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August 29, 2018
Bryson DeChambeau - His unique approach to golf
Bryson DeChambeau has now won three PGA events before the age of 25, which puts him in a very select group of golfers. Of the fifteen golfers to accomplish this feat, all but two have gone on to win a major championship. Bryson also has won an individual NCAA and a USGA Amateur title. His accomplishments cannot be overlooked. Will he win a major? My guess is probably at least two.
Bryson is unique is appearance and approach to the game. He is the only player that wears the old fashion "Hogan" cap or flat cap. His approach to the game is very technical. All players use video cameras, launch monitors, club fitting tools, and statistical analysis to improve their games, but Bryson carries it even further. He views the game as a science experiment. Everything has a reason and a scientific formula for what happens to the golf ball. His research has led him to reduce the variables in the swing to make it as simple and repeatable as possible for him.
The two most obvious differences in his swing and the method used by everyone else on the PGA Tour are his same length irons and his "no wrist" straight line single plane swing. A standard length set of irons begins at 39 inches for a 3 iron and goes down ½ inch per club until you get to the wedges. A regular sand wedge is usually 35 inches. All of Bryson's irons are 37 ½ inches in length. That is the equivalent of a modern 6 iron! His grips are extra oversized to reduce hand action rolling or breaking. When he sets up to any golf shot, you immediately notice how straight his left arm and the shaft of his club are. He maintains that relationship throughout his swing. Because there is no hinge in the wrists, the power must be generated by the arc and turning motion of his body. The average amateur golfer isn't physically able to make the athletic move that Bryson is able to do.
Old hickory shafted iron clubs from nearly hundred years ago were much shorter than today's golf clubs. Also there wasn't the a big difference in length between a cleek (2 iron) and a niblick (9 iron). There were even sets of clubs made to the same length in that era. However they were much shorter than the 37 ½ inch length used by Bryson. Is this the sign of the future? I don't think so. Not because the method doesn't work, but few are physically able to generate the power necessary to be competitive or be able to deftly handle short delicate pitch and chip shots with a club 2 ½ inches longer than standard. The theory is sound. Set the body and club so that a turning motion of the body and hips will produce the club swinging on a singular plane. Regulate the distance based on length of backswing and speed of body turn and clubhead speed. Sounds simple, but is hard to do especially if you started with conventional golf instruction. (which I still think is best)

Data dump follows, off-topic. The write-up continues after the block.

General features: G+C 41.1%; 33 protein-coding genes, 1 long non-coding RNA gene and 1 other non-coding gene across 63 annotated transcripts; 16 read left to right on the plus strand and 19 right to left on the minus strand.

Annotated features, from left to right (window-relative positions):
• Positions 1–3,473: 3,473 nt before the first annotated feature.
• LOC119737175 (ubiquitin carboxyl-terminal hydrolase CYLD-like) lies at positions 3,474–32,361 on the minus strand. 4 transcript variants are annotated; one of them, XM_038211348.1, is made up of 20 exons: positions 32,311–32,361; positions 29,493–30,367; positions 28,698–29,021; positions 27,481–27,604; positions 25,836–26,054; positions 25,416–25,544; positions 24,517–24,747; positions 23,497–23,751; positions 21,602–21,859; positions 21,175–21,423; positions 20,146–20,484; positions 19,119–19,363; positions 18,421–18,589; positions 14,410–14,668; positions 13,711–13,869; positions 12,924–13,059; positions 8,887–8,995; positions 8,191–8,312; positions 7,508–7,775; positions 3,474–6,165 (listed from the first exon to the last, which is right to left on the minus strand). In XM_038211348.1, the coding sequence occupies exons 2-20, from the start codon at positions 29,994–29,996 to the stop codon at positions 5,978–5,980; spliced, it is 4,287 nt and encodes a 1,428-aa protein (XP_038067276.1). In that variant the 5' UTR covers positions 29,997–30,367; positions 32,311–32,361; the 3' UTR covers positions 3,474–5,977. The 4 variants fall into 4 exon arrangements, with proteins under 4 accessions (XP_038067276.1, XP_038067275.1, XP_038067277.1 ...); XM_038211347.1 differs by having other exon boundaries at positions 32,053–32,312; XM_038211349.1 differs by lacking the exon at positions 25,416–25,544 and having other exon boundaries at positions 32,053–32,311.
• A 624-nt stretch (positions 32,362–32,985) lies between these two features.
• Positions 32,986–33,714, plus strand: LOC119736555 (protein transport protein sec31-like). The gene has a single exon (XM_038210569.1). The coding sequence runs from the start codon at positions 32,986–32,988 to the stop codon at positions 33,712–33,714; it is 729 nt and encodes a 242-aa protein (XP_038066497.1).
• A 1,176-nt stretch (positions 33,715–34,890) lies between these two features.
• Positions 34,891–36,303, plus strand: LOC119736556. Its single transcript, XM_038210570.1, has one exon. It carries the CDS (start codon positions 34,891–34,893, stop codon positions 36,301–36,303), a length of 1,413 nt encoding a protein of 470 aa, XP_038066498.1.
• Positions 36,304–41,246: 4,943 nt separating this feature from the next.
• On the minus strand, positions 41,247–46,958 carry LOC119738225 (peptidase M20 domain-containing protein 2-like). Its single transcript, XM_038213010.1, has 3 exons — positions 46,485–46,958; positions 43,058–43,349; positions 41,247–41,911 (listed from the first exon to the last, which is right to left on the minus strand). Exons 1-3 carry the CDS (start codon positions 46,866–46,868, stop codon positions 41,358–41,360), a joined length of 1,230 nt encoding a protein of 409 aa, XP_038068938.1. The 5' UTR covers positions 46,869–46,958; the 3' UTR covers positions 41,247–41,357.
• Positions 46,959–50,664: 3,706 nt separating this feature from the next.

Golf instruction is designed to give the student the proper tools to be able to play the game to the best of their ability. Instructors have used advancements in technology to better help their students understand and get the most out of their swings. Will we see a shift to an over analytic Bryson DeChambeau approach? I don't think so. There are many ways to get a golf ball around a golf course. What works for one person isn't necessarily right for another person. Bubba Watson and Bryson DeChambeau are polar opposites in their approach to the game, but most would love their results.
The golf swing is a tool that is used to play golf. The better the tool, the great your potential. Once you have a sharp tool, it is up to you to use it properly. Bryson has a tool (golf swing and equipment) that fits his intellect and personality, but he still has to judge distance, regulate flight trajectory, spin rate, and curvature. Playing golf is an art form. Feel for the distance, speed of a putt, touch for a pitch shot are visual and kinesthetic sense judgements. Bryson wants to reduce those judgements to a scientific equation. He has done a very good job based on his accomplishments. His pre-shot routine and setup are stiff and mechanical, but his swinging motion is definitely not. He will continue to perform consistently and be in the right place at the right time and have his share of success. However, if he is battling head to head with a Jordan Spieth, a Justin Thomas, or another world ranked player of that caliber, my money would be on the player (artist) and not the scientist. I really like Bryson and his commitment to his theory. He is unique and a welcome change to what some view as the dull "cookie cutter" PGA Tour player.